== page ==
I found this post so relatable that I had to share. I have only told a few people that I’m a writer and I’ve only let one person read the novel that I just completed and NO ONE has read the next one I’m working on. When past acquaintances find out that I left a successful career, they just look at me in disbelief.
“So what are you doing now?”
“Staying at home with my kids.”
“Really? Well, what do you do while they’re at school?”
“Uh, stuff…around the house. Yeah, it’s crazy how busy I am.”
Why can’t I tell them the truth? I’m a writer. Even posting my thoughts on this tiny little blog makes me uneasy. In fact, I haven’t even told my family or friends about it. Why? Because writing is like baring my soul, sharing my deepest desires and fears.
The characters we write about reflect the best and worst parts of ourselves. They are often braver than we could ever hope to be. Our characters reveal a dark side too, acting on things we fear in others, even ourselves. Writers put things on paper that we may never have the courage to speak about.
Think about it. How many of your thoughts go unspoken during the day? If you’re like me it is a very high percentage. In some cases having a built-in filter is a good thing. But, it’s also a shame that we allow so many things to go unsaid because some of it is really awesome stuff!
Fortunately when I write, that filter is reduced because the immediate judgment is removed and I have time to reflect on the words and arrange them to my liking. But then comes the dreaded moment when I share it with someone else and it’s terrifying. Will they think I’m weird, psycho, or just plain stupid?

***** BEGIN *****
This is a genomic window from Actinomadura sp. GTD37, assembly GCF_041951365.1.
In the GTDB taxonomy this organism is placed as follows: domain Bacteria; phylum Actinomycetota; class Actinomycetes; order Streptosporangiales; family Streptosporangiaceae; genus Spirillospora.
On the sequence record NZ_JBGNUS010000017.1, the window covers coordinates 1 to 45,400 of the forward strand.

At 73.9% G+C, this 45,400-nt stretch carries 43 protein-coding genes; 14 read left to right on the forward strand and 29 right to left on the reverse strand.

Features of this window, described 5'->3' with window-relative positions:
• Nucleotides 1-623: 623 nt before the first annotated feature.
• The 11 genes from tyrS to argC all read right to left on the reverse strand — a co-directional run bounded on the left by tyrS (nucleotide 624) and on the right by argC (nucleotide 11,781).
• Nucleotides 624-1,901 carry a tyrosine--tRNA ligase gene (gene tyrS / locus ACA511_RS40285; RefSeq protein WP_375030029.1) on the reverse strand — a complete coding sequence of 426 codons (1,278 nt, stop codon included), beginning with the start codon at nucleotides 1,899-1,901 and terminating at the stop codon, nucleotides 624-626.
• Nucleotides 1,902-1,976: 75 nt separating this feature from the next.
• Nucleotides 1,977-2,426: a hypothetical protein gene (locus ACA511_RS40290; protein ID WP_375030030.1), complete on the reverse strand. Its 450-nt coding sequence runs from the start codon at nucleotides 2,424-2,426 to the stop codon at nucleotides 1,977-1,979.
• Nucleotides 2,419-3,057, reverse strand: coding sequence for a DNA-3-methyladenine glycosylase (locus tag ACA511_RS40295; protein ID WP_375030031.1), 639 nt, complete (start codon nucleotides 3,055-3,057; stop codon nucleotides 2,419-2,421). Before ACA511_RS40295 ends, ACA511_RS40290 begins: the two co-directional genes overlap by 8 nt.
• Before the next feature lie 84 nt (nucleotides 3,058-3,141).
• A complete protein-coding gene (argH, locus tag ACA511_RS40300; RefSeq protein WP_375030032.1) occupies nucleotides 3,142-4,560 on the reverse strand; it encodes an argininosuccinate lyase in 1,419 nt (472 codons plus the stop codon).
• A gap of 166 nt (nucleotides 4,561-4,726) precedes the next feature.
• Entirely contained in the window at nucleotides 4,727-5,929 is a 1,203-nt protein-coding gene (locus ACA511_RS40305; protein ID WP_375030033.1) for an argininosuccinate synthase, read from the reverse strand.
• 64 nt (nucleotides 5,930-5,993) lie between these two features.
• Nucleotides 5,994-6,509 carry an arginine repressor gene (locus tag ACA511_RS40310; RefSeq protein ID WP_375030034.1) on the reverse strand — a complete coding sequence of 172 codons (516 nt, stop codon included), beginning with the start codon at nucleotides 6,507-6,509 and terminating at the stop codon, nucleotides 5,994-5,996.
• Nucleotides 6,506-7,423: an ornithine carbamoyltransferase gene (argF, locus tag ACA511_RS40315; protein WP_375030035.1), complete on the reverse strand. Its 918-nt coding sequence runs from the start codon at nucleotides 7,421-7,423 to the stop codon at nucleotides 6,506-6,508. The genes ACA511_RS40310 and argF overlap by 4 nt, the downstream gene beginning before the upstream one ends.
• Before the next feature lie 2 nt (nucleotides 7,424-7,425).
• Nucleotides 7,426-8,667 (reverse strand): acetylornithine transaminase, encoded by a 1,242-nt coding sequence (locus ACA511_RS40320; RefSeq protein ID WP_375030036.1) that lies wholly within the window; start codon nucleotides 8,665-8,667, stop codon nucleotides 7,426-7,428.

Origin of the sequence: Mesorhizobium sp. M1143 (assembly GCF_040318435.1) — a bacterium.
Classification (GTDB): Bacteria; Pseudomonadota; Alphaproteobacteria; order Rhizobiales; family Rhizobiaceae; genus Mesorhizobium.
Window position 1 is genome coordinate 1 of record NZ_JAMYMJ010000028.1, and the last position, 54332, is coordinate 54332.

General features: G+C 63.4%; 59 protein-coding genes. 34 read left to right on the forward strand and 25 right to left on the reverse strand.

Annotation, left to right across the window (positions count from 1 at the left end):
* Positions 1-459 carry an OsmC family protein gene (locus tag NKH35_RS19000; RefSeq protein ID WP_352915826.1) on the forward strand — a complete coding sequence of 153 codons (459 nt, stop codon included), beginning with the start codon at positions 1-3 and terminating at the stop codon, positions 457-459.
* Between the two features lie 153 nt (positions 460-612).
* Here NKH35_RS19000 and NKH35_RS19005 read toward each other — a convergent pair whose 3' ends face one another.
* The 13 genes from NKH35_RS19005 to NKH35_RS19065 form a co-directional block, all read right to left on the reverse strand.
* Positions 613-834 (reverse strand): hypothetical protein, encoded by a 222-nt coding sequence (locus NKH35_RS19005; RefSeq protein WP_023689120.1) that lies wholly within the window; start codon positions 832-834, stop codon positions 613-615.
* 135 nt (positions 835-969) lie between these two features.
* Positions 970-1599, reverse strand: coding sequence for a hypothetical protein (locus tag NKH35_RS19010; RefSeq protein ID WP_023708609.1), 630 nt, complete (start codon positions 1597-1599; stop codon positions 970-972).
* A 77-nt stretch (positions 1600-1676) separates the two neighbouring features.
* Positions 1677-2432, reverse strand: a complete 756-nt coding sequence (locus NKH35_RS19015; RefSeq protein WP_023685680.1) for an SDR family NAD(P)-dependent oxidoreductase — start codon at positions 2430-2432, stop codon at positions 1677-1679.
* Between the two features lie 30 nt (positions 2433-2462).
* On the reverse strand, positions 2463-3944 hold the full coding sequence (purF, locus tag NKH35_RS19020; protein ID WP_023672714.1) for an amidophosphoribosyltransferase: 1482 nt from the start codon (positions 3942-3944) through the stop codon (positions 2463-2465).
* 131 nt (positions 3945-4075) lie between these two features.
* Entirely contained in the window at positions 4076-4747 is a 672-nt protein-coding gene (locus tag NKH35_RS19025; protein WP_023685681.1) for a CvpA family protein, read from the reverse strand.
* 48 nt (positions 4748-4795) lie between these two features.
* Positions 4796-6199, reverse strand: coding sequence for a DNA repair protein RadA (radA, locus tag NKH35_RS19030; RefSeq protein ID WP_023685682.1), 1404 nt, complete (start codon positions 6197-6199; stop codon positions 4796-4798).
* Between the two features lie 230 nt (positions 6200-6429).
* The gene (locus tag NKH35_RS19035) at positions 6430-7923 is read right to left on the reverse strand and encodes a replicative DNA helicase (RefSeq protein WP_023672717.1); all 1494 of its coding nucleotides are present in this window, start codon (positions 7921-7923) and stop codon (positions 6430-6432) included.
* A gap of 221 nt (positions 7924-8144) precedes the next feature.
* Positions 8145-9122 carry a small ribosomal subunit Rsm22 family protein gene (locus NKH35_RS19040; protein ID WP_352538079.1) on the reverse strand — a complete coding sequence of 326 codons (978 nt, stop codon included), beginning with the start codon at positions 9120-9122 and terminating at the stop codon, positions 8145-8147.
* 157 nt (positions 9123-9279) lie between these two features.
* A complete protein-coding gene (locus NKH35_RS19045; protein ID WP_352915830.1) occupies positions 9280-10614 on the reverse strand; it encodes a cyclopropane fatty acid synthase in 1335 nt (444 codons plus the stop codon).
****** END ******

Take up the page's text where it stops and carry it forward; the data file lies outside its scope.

“A great deal of talent is lost to the world for want of a little courage.” ~Sidney Smith
Well, so what if they do. There are people who go after their dreams and then there are those who criticize them for it. I’d much rather belong to the former group.
“It is not the critic who counts; not the man who points out how the strong man stumbles, or where the doer of deeds could have done them better. The credit belongs to the man who is actually in the arena, whose face is marred by dust and sweat and blood; who strives valiantly; who errs, who comes short again and again, because there is no effort without error and shortcoming; but who does actually strive to do the deeds; who knows great enthusiasms, the great devotions; who spends himself in a worthy cause; who at the best knows in the end the triumph of high achievement, and who at the worst, if he fails, at least fails while daring greatly, so that his place shall never be with those cold and timid souls who neither know victory nor defeat.” ~Theodore Roosevelt
“If we had to say what writing is, we would have to define it essentially as an act of courage.” ~Cynthia Ozick